NB Health Care

Tuesday
July 8
2014

Rachael Miller

Healthy Foods and New Jobs, Part 2: Infrastructure matters

Editor’s note: This is the second of a two-part blog about MamaCarts, a food cart venture that sells nutritiously complete meals to address chronic malnutrition in growing urban and peri-urban markets. In part one, MamaCarts Co-Founder Rachael Miller looked at some of the lessons learned in launching the venture from scratch in Benin, West Africa. In part two, Miller delves into a few of the infrastructure challenges the team is encountering.

In my previous blog post, I discussed the market opportunities created by system failures at the MamaCarts pilot site in Benin, West Africa. This post will discuss some of the challenges our team has encountered thus far, specifically related to infrastructure. This list is certainly not meant to be exhaustive, but rather highlights the primary pain points that hinder our progress at an institutional level. Discovering the ways communities work around these challenges has been part of the journey to creating a uniquely “For Benin, By Benin” value proposition and product for MamaCarts’ consumers.

Incorporation – Benin is not the easiest country in which to do business. While the world of “social enterprise” has seemingly exploded and Twitter is awash with #socent hashtags, in Benin, as in much of West Africa, there is no legal structure to support a for-profit business pursuing a triple bottom line philosophy.

There are two roads an organization can take: register either as a for-profit or nonprofit. Each option carries positives and negatives. Regardless of the country one is working in, this is a very difficult decision for an organization. Dividing ownership versus cost of startup capital versus long-term vision … the decision calculus is mind-boggling. It took several months of deliberation and an honest articulation of if/when we wanted an exit strategy to arrive at our present incorporation status. And that just meant we were able to begin the paperwork process. Finally, we decided to register as a tax-exempt nonprofit in Benin.

(A MamaCarts vendor focus group in Benin, left.)

Sanitation – There is no shortage of facts linking poor sanitation and development difficulties. The fact remains that without access to potable water, communities are stymied and collective productivity is hindered. While we have committed to using only filtered and boiled water for MamaCarts meals, that does little to improve the overall system for other street food vendors who need water to prepare meals and serve consumers on a daily basis. Additionally, during certain seasons, water shortages can leave taps dry for days or weeks at a time, forcing some to gather contaminated water from nearby rivers and ponds left over from the rainy season.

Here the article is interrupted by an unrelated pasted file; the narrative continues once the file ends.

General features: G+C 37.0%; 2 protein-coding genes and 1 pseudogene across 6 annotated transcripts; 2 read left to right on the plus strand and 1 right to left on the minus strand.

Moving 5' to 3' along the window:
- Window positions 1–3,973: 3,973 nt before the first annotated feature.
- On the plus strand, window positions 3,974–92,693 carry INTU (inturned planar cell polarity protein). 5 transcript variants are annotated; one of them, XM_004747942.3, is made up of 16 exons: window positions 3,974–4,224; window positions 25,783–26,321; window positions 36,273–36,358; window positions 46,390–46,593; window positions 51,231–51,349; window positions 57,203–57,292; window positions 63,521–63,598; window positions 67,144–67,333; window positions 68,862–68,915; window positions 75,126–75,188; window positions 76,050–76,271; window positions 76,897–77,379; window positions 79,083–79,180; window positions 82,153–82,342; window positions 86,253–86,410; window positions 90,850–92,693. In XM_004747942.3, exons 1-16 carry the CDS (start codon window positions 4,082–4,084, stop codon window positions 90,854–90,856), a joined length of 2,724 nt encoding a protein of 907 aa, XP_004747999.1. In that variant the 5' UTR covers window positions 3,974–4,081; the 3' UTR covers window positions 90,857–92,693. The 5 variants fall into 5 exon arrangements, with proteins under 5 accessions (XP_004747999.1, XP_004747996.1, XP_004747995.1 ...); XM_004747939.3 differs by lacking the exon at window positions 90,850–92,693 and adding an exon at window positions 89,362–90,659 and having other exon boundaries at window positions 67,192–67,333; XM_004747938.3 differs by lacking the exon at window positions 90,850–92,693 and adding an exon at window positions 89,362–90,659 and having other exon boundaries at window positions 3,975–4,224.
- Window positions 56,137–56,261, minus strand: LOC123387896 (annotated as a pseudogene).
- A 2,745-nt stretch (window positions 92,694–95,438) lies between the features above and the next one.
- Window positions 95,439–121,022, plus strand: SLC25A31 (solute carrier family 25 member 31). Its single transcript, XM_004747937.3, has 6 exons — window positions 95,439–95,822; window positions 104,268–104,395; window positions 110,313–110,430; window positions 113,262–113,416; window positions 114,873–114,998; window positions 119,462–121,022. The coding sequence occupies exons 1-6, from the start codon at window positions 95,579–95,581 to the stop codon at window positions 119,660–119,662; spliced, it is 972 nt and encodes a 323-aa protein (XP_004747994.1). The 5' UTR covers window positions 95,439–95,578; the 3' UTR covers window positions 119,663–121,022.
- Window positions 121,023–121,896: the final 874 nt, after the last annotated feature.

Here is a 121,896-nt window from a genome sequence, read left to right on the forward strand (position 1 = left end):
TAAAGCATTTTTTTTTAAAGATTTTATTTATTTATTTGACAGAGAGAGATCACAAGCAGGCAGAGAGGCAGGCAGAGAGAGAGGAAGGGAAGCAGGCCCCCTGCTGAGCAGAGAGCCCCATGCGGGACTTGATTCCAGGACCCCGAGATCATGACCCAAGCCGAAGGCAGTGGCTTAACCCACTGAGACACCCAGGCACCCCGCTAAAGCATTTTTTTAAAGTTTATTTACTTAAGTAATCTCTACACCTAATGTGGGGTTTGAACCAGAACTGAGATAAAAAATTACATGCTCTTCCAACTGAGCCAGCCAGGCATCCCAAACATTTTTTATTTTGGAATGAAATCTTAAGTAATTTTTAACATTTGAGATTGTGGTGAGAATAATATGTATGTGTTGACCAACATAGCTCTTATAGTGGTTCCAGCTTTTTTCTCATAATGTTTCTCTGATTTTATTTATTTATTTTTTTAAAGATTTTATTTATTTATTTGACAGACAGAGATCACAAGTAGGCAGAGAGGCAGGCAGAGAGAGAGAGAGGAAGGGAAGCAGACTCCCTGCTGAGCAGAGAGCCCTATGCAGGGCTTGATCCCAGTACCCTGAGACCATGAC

Government – While our initial market survey demonstrated that, indeed, consumers want a change in street food quality, we realize they need to trust the product. This means engaging local officials who are excited about this mission and willing to support clean and healthy food via policy enforcement. Some food safety regulations already exist; however, the federal and state resources to execute these regulations are spread too thin to make an impact. Certain government initiatives are already vastly under-resourced and these entities have little extra time and few additional employees to commit to yet another public health concern.

But wait! There’s a positive spin on these infrastructure gaps: Alternative solutions do exist and people circumnavigate these difficulties on a daily basis.

Our primary assumption during our one-year pilot has been that the pieces of the puzzle are already in Benin to improve street food quality. Six months into our pilot, we’re right on target with this assumption. This doesn’t mean it’s easy to connect said pieces. For example, it can be incredibly frustrating to know that just 50 miles away a fantastic gardening project is looking for a market for their fresh vegetables, but we simply can’t regularly access them due to road conditions.

While our team is not equipped to reconstruct roads, install citywide sewage systems or overhaul the legal system, the fact that we are small and nimble means we can change quickly to operate in the face of these difficulties. The remainder of this year will be spent focusing on organizational structure, food cart and menu design, nailing down our monitoring and evaluation strategy, and realizing how to overcome the aforementioned challenges before we expand to another location.

Have you or your organization encountered similar challenges? We’d love to hear about similar groups out there, regardless of location, who are adapting to local challenges.

Rachael Miller is a MamaCarts co-founder and street food evangelist.

Categories
Agriculture, Education, Entrepreneurship, Health Care
Tags
business case, entrepreneurship, public health, retail, smallholder farmers, social enterprise